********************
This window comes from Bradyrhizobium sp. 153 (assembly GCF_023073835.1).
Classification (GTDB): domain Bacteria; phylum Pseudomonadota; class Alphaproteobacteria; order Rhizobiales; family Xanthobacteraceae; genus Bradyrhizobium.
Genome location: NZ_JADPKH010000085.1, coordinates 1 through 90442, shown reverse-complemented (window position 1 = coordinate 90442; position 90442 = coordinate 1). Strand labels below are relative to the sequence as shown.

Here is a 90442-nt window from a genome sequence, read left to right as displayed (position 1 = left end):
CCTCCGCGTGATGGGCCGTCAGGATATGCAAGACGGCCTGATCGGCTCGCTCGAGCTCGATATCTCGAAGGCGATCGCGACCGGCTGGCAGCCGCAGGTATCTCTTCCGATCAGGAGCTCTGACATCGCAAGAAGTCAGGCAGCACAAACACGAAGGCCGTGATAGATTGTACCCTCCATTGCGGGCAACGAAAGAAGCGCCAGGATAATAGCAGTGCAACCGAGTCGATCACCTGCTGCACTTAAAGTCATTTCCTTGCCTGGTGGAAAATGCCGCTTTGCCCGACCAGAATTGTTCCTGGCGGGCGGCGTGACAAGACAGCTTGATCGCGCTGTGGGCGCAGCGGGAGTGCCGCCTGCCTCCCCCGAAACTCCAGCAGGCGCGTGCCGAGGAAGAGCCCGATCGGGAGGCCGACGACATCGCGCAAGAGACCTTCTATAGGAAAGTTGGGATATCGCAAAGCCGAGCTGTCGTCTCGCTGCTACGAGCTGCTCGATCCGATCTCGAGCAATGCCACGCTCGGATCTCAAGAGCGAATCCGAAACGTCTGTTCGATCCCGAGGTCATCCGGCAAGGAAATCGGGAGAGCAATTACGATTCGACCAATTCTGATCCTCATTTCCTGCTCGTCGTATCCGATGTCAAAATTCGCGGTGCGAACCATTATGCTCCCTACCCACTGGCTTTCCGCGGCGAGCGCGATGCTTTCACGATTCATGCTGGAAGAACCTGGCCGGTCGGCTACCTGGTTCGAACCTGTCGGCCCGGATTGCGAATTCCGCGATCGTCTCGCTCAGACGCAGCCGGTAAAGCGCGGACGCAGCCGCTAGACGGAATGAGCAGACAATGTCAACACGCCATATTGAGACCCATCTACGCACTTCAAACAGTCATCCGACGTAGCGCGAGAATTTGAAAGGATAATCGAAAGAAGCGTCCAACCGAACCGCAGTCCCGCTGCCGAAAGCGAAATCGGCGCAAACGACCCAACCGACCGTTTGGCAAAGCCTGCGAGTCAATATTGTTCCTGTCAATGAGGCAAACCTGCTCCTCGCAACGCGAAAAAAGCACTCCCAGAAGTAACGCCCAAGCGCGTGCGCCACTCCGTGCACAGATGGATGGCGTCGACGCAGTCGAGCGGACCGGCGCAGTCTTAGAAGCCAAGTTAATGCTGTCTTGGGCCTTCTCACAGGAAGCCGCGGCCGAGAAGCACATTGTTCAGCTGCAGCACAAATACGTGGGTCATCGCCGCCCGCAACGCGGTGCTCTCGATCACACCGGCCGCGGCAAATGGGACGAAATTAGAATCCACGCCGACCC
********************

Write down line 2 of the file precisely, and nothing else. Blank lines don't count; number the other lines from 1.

Classification (GTDB): domain Bacteria; phylum Pseudomonadota; class Alphaproteobacteria; order Rhizobiales; family Xanthobacteraceae; genus Bradyrhizobium.